She joined a friend at a class at the Saratoga Clay Arts Center in Schuylerville. When she put her hands back into clay for the first time in 30 years, she found her way back home.
“When you are an artist at heart, you are always creative in your life: the meals you make, the Halloween costumes you sew,” she says. But once she felt that clay, she didn’t want to get another job supporting creatives in their dreams. She wanted to put her artistic life front and center in her career, as well. She gave herself six months to delve deep into growing her own creative business. She rented a studio at Saratoga Clay Arts, built a web site, took classes for artists building creative businesses and began throwing clay. It worked. People are purchasing her work and she is refining it, and growing an learning more every day.
Her childhood home in Nova Scotia is the inspiration for her clay creations. “Everything I do is nautically inspired. I grew up going to Nova Scotia every summer and I stayed in our ancestral home. It is right on the Sissiboo River, off the Bay of Fundy.” The place she describes sounds magical. There are 40-foot tides, which allow for abundant beach combing. “On one beach, you have to walk a quarter of a mile to reach the ocean when the tide is out. There are all these tidal pools with seaweed floating around,” she says as she takes out a celadon green bowl, inspired by those pools.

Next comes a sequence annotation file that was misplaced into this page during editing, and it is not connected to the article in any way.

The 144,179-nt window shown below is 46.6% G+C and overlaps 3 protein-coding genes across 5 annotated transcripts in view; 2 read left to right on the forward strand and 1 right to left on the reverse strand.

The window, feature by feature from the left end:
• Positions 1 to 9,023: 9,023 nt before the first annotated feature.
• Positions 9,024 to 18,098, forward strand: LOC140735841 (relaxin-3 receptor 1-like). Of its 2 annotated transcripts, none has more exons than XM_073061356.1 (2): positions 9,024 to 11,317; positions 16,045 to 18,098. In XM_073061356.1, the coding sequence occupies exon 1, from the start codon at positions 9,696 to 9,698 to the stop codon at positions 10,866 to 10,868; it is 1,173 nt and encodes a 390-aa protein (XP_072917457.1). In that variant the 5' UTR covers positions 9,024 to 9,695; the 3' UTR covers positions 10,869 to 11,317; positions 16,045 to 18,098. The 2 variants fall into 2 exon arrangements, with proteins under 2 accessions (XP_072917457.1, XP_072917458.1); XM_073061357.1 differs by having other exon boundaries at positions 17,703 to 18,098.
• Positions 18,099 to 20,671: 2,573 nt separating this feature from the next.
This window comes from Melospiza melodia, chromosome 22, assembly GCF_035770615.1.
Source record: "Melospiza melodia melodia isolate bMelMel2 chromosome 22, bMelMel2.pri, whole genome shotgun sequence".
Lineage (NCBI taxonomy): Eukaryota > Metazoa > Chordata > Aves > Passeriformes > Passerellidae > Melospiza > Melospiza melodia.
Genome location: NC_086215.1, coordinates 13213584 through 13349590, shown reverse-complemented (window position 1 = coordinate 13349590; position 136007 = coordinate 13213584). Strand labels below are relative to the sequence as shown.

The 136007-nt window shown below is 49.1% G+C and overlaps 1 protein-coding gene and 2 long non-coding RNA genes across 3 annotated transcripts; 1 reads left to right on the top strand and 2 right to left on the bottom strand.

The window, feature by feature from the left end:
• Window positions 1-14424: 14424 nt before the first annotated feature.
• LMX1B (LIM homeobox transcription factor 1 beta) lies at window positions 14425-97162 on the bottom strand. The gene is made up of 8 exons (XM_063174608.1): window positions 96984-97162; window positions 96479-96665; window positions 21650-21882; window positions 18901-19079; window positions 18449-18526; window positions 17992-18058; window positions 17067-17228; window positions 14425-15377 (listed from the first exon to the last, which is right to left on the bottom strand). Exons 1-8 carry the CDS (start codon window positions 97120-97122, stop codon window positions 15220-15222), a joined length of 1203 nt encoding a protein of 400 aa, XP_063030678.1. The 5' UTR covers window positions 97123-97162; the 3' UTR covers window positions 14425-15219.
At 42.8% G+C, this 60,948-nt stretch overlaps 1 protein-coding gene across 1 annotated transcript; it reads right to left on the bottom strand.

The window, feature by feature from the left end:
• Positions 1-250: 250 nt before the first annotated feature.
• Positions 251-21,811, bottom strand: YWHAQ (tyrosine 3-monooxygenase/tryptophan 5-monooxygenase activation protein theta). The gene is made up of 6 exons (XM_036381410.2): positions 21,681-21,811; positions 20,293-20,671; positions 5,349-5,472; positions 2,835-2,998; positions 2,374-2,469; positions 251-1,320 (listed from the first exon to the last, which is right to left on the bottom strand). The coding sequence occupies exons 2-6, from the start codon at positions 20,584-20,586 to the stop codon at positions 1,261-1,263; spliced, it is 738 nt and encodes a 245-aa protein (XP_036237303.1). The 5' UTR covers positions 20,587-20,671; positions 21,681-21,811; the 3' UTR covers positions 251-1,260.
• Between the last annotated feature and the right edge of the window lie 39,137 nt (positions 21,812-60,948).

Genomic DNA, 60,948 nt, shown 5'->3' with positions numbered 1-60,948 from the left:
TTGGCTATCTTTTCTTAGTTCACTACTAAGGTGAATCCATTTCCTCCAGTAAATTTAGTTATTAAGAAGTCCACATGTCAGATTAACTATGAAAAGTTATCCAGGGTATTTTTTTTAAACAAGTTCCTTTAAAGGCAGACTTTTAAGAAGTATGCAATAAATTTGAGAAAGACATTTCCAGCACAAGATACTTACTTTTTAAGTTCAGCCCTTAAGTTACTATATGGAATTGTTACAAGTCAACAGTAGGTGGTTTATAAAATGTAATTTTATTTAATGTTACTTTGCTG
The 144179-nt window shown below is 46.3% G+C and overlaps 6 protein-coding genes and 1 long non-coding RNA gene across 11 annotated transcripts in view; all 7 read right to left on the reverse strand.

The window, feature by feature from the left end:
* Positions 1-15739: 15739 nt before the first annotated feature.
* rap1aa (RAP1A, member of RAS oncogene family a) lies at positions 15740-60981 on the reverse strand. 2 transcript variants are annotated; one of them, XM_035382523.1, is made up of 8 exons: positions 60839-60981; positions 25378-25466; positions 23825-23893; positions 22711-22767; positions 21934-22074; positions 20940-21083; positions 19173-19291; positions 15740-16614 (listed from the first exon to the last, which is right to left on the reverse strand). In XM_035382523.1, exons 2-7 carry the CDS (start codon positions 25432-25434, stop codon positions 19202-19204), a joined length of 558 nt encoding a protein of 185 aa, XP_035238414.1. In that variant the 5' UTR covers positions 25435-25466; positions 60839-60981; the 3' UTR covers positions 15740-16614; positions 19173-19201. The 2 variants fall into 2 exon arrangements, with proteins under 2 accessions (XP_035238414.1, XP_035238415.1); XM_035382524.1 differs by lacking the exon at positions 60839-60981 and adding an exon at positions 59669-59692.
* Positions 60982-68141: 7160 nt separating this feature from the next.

In the summer the ocean is “a deep, deep green, almost an emerald. But then the ocean dramatically changes color from summer to fall. It turns a beautiful blue,” she says. She picks up a mug with colors graduating from black to a deep blue.